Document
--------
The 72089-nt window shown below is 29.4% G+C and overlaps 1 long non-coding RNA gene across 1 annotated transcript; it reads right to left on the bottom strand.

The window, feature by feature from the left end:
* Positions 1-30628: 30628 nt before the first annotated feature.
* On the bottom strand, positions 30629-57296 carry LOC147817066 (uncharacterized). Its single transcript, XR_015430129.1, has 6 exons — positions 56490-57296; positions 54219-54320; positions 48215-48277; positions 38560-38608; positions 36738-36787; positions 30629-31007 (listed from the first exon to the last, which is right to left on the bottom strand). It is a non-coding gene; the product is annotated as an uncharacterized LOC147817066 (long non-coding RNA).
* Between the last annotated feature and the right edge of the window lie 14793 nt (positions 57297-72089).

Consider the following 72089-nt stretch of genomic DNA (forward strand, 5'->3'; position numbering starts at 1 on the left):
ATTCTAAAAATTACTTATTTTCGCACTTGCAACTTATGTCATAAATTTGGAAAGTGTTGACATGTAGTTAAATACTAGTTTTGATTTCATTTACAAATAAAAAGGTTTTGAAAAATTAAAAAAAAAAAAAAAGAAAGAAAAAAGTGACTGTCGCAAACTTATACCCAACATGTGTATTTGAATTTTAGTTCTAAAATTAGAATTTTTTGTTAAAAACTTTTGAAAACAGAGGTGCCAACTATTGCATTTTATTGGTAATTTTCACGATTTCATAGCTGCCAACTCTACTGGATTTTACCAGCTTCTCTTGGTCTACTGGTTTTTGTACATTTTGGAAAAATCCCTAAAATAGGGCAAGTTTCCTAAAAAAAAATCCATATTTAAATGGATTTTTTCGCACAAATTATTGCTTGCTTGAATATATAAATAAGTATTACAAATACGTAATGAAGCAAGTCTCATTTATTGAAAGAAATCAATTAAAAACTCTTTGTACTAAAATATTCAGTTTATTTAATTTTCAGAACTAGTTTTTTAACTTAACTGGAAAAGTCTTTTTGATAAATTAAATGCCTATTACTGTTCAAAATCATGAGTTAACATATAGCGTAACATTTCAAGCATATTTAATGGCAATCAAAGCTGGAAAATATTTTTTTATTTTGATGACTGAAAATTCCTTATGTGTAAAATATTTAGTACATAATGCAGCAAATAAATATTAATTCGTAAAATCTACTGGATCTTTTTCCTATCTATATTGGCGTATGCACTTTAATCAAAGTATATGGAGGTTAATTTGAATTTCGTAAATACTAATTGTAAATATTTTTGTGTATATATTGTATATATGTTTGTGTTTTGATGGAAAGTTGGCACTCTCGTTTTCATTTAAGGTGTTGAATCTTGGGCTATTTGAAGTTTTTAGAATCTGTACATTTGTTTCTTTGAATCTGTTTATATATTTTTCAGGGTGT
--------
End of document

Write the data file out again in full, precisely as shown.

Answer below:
The 72089-nt window shown below is 29.4% G+C and overlaps 1 long non-coding RNA gene across 1 annotated transcript; it reads right to left on the bottom strand.

The window, feature by feature from the left end:
* Positions 1-30628: 30628 nt before the first annotated feature.
* On the bottom strand, positions 30629-57296 carry LOC147817066 (uncharacterized). Its single transcript, XR_015430129.1, has 6 exons — positions 56490-57296; positions 54219-54320; positions 48215-48277; positions 38560-38608; positions 36738-36787; positions 30629-31007 (listed from the first exon to the last, which is right to left on the bottom strand). It is a non-coding gene; the product is annotated as an uncharacterized LOC147817066 (long non-coding RNA).
* Between the last annotated feature and the right edge of the window lie 14793 nt (positions 57297-72089).

Consider the following 72089-nt stretch of genomic DNA (forward strand, 5'->3'; position numbering starts at 1 on the left):
ATTCTAAAAATTACTTATTTTCGCACTTGCAACTTATGTCATAAATTTGGAAAGTGTTGACATGTAGTTAAATACTAGTTTTGATTTCATTTACAAATAAAAAGGTTTTGAAAAATTAAAAAAAAAAAAAAAGAAAGAAAAAAGTGACTGTCGCAAACTTATACCCAACATGTGTATTTGAATTTTAGTTCTAAAATTAGAATTTTTTGTTAAAAACTTTTGAAAACAGAGGTGCCAACTATTGCATTTTATTGGTAATTTTCACGATTTCATAGCTGCCAACTCTACTGGATTTTACCAGCTTCTCTTGGTCTACTGGTTTTTGTACATTTTGGAAAAATCCCTAAAATAGGGCAAGTTTCCTAAAAAAAAATCCATATTTAAATGGATTTTTTCGCACAAATTATTGCTTGCTTGAATATATAAATAAGTATTACAAATACGTAATGAAGCAAGTCTCATTTATTGAAAGAAATCAATTAAAAACTCTTTGTACTAAAATATTCAGTTTATTTAATTTTCAGAACTAGTTTTTTAACTTAACTGGAAAAGTCTTTTTGATAAATTAAATGCCTATTACTGTTCAAAATCATGAGTTAACATATAGCGTAACATTTCAAGCATATTTAATGGCAATCAAAGCTGGAAAATATTTTTTTATTTTGATGACTGAAAATTCCTTATGTGTAAAATATTTAGTACATAATGCAGCAAATAAATATTAATTCGTAAAATCTACTGGATCTTTTTCCTATCTATATTGGCGTATGCACTTTAATCAAAGTATATGGAGGTTAATTTGAATTTCGTAAATACTAATTGTAAATATTTTTGTGTATATATTGTATATATGTTTGTGTTTTGATGGAAAGTTGGCACTCTCGTTTTCATTTAAGGTGTTGAATCTTGGGCTATTTGAAGTTTTTAGAATCTGTACATTTGTTTCTTTGAATCTGTTTATATATTTTTCAGGGTGT